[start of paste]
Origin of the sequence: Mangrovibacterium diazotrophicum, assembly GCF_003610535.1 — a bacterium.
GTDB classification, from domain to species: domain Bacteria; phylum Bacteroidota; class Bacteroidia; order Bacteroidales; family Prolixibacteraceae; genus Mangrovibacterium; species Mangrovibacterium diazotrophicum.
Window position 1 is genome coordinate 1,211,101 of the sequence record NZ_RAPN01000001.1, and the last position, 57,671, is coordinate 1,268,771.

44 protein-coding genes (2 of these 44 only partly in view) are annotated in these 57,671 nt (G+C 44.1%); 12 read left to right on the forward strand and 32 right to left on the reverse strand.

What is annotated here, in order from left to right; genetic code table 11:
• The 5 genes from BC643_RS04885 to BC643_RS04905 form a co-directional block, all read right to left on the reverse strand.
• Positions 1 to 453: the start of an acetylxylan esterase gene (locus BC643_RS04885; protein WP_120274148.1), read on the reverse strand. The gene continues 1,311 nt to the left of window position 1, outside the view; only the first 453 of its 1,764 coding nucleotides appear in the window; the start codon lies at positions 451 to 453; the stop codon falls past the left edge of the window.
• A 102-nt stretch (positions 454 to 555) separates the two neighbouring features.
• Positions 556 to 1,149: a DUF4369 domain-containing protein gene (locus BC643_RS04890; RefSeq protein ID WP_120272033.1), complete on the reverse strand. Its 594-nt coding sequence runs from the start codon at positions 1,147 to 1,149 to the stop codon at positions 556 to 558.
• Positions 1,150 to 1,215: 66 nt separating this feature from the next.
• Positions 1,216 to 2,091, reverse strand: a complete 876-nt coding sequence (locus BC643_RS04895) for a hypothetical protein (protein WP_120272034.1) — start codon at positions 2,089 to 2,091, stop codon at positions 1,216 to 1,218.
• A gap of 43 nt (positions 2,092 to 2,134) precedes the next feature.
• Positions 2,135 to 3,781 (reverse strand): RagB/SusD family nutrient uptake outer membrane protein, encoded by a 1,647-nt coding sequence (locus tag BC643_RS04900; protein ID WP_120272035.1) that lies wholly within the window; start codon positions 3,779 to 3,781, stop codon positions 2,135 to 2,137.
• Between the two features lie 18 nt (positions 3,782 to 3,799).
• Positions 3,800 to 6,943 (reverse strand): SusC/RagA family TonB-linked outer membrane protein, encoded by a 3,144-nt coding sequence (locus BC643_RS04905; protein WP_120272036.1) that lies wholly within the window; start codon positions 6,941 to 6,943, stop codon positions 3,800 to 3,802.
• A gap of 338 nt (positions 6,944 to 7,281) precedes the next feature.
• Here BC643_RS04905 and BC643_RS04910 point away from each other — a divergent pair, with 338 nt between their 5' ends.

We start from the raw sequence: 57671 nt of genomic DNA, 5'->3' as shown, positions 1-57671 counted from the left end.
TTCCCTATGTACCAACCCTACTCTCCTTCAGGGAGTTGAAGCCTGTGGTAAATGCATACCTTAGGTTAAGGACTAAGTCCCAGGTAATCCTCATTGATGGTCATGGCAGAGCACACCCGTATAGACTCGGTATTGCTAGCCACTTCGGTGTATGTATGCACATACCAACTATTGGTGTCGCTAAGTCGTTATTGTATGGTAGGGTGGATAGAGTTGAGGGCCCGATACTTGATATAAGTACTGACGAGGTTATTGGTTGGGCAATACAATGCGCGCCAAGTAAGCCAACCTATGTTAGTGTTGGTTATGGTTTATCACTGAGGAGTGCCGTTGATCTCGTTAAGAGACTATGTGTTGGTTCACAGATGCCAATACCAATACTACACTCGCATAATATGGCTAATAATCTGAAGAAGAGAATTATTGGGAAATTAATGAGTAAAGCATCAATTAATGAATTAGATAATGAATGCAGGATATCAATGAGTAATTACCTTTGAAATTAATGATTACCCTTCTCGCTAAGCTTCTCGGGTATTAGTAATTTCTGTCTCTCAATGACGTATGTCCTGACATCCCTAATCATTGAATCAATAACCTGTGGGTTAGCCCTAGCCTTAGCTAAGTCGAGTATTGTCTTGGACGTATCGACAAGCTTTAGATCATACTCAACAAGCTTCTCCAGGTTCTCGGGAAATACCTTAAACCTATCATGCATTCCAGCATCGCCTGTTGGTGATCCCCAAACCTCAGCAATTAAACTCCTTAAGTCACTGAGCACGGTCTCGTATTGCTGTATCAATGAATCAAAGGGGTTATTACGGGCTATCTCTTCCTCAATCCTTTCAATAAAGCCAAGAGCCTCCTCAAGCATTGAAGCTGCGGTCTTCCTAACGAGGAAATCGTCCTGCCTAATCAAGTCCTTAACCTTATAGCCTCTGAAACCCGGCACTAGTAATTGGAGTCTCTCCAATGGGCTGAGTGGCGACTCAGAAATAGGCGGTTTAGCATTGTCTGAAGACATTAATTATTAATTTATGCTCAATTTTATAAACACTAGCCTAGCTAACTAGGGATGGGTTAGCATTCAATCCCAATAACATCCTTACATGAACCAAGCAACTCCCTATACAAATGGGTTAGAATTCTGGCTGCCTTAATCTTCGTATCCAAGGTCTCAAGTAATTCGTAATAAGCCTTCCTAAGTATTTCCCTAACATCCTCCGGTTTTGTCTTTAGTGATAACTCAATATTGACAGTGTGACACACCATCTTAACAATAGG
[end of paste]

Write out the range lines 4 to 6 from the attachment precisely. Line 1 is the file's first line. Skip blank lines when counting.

44 protein-coding genes (2 of these 44 only partly in view) are annotated in these 57,671 nt (G+C 44.1%); 12 read left to right on the forward strand and 32 right to left on the reverse strand.

What is annotated here, in order from left to right; genetic code table 11:
• The 5 genes from BC643_RS04885 to BC643_RS04905 form a co-directional block, all read right to left on the reverse strand.